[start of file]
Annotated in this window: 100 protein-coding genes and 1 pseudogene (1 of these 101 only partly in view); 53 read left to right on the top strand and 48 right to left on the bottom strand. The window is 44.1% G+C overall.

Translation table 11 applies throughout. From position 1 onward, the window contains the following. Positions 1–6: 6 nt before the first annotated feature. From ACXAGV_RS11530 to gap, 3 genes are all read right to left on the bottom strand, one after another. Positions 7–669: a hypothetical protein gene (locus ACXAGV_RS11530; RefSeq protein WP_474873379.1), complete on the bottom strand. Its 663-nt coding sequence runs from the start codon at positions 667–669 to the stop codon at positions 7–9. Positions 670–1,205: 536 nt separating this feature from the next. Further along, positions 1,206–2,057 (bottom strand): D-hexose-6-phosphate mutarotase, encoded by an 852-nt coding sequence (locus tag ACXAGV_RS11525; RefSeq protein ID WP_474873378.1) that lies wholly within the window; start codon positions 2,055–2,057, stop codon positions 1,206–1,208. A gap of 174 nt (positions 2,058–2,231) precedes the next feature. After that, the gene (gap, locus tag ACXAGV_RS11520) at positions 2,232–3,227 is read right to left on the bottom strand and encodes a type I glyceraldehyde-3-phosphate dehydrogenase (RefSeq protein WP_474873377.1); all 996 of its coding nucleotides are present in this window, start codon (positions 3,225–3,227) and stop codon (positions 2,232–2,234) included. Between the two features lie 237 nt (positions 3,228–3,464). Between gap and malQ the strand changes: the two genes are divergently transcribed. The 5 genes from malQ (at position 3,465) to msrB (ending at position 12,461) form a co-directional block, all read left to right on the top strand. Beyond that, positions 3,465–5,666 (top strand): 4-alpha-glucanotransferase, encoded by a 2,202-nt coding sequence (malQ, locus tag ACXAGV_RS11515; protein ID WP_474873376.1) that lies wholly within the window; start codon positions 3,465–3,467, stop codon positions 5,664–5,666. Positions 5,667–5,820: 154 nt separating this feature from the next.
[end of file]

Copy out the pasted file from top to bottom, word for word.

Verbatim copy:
Annotated in this window: 100 protein-coding genes and 1 pseudogene (1 of these 101 only partly in view); 53 read left to right on the top strand and 48 right to left on the bottom strand. The window is 44.1% G+C overall.

Translation table 11 applies throughout. From position 1 onward, the window contains the following. Positions 1–6: 6 nt before the first annotated feature. From ACXAGV_RS11530 to gap, 3 genes are all read right to left on the bottom strand, one after another. Positions 7–669: a hypothetical protein gene (locus ACXAGV_RS11530; RefSeq protein WP_474873379.1), complete on the bottom strand. Its 663-nt coding sequence runs from the start codon at positions 667–669 to the stop codon at positions 7–9. Positions 670–1,205: 536 nt separating this feature from the next. Further along, positions 1,206–2,057 (bottom strand): D-hexose-6-phosphate mutarotase, encoded by an 852-nt coding sequence (locus tag ACXAGV_RS11525; RefSeq protein ID WP_474873378.1) that lies wholly within the window; start codon positions 2,055–2,057, stop codon positions 1,206–1,208. A gap of 174 nt (positions 2,058–2,231) precedes the next feature. After that, the gene (gap, locus tag ACXAGV_RS11520) at positions 2,232–3,227 is read right to left on the bottom strand and encodes a type I glyceraldehyde-3-phosphate dehydrogenase (RefSeq protein WP_474873377.1); all 996 of its coding nucleotides are present in this window, start codon (positions 3,225–3,227) and stop codon (positions 2,232–2,234) included. Between the two features lie 237 nt (positions 3,228–3,464). Between gap and malQ the strand changes: the two genes are divergently transcribed. The 5 genes from malQ (at position 3,465) to msrB (ending at position 12,461) form a co-directional block, all read left to right on the top strand. Beyond that, positions 3,465–5,666 (top strand): 4-alpha-glucanotransferase, encoded by a 2,202-nt coding sequence (malQ, locus tag ACXAGV_RS11515; protein ID WP_474873376.1) that lies wholly within the window; start codon positions 3,465–3,467, stop codon positions 5,664–5,666. Positions 5,667–5,820: 154 nt separating this feature from the next.